Friday, March 03, 2006

Auster's Music of Chance Unsatisfying

20. The Music of Chance, Paul Auster, Fiction, 2-2, pp. 217

An unexpected inheritance arrives too late to save Jim Nashe’s marriage. Consequently, he packs his young daughter off to his sister’s, quits his job and embarks on a purposeless cross country drive. So begins Paul Auster’s equally purposeless The Music of Chance.

Just as his funds begin to dwindle, Nashe picks up a young hitchhiker, who has clearly been beaten. The hitchhiker turns out to be a foul-mouthed wannabe gambler, robbed of his funds while en route to a high stakes game with two millionaires.

Nashe risks what’s left of his inheritance by staking the gambler in his can’t miss venture. Of course, can’t miss can and the gambler, Jack Pozzi, loses all Nashe’s money and his car. Destitute and oweing the two millionaires a substantial sum, Nashe and Pozzi are virtually enslaved as they agree to work off their debt.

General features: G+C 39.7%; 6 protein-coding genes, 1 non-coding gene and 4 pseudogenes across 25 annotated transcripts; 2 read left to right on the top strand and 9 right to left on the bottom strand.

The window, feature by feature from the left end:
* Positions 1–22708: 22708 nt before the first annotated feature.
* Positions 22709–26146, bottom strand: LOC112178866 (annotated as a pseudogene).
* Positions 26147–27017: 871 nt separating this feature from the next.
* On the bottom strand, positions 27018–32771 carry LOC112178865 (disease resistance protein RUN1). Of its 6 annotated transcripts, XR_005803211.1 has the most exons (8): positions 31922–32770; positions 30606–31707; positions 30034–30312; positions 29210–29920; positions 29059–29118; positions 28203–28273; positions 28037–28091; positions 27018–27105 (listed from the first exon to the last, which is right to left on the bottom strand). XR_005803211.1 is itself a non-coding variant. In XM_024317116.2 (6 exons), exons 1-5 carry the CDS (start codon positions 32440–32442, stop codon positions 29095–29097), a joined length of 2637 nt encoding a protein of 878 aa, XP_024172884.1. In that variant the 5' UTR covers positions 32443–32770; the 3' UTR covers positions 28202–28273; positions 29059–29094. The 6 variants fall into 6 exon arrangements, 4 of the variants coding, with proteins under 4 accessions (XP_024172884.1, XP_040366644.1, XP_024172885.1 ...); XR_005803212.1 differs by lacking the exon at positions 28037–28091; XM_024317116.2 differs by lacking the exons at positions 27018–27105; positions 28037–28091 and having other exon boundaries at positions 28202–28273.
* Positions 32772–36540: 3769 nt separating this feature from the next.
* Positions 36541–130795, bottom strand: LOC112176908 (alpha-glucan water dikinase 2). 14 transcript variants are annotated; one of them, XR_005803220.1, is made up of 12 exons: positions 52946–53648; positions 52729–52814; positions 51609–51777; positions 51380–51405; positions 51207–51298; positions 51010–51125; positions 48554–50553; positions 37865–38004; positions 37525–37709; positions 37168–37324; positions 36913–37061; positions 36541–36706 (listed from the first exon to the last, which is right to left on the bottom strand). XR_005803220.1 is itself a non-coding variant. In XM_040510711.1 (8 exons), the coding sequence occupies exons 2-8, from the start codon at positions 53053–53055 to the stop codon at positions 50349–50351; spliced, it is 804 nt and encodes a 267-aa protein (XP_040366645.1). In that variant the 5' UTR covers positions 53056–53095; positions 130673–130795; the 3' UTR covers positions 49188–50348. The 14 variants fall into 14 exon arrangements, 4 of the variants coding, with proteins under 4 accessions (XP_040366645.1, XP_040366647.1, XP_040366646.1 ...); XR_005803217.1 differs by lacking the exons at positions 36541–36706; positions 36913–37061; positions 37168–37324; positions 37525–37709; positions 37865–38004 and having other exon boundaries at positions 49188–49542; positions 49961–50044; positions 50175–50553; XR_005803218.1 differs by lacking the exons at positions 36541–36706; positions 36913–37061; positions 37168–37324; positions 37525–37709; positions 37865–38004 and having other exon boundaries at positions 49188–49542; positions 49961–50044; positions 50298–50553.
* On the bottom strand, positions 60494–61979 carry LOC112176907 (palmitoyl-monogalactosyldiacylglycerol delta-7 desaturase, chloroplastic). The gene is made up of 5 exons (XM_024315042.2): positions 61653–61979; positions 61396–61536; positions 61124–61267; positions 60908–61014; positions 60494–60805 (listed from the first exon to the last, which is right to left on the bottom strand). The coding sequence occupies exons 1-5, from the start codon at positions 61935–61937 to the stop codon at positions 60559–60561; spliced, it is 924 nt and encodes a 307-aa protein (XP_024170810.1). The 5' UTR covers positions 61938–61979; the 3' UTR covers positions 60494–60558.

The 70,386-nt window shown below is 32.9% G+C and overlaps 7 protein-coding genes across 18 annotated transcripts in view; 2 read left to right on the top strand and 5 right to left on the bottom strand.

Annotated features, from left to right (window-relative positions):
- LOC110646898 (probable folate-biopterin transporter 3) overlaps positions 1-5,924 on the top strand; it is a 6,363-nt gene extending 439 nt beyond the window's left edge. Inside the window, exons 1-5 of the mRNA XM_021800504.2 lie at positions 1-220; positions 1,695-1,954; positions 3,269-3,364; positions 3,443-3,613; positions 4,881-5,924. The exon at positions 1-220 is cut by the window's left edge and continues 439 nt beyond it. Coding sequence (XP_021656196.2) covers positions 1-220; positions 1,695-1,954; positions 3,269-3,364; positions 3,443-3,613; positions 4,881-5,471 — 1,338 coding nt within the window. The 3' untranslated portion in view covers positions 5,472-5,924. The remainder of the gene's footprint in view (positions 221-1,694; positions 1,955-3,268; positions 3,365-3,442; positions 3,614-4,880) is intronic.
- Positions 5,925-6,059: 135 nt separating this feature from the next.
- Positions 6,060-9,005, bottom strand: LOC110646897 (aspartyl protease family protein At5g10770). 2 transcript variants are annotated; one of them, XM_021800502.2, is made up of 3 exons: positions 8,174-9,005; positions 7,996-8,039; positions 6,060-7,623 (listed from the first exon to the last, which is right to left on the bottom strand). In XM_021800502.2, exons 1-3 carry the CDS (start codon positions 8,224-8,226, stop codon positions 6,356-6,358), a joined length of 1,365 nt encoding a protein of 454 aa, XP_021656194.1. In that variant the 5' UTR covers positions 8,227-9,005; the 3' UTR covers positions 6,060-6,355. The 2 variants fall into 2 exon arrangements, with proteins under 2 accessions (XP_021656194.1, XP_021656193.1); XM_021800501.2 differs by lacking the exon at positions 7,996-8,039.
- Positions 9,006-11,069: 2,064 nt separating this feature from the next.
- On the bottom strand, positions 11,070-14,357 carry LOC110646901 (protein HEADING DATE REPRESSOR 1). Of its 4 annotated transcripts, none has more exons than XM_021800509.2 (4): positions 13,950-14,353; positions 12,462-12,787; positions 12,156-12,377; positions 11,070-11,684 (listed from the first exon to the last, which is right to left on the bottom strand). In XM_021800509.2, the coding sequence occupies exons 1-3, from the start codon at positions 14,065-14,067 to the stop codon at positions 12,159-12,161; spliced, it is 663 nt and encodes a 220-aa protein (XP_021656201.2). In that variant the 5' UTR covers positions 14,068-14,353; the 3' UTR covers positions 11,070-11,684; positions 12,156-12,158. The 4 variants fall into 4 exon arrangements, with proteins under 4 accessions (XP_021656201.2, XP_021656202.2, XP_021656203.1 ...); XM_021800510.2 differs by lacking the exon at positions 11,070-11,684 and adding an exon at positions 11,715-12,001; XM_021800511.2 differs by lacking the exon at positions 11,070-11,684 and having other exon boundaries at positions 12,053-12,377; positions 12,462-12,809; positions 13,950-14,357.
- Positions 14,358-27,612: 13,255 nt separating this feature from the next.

The book is replete with homoerotic implications. There’s enough strangeness to fill a much larger book, including a weird model “City of the World” and a mysterious wall being erected in a meadow.

Auster fails to resolve several plot points—the millionaires virtually vanish from the pages of the novel, we never do learn Pozzi’s ultimate fate or truly understand what drives Nashe to his final, inexplicable act. The Music of Chance raises more questions than it answers. The lack of resolution is as unsatisfying as is the read.

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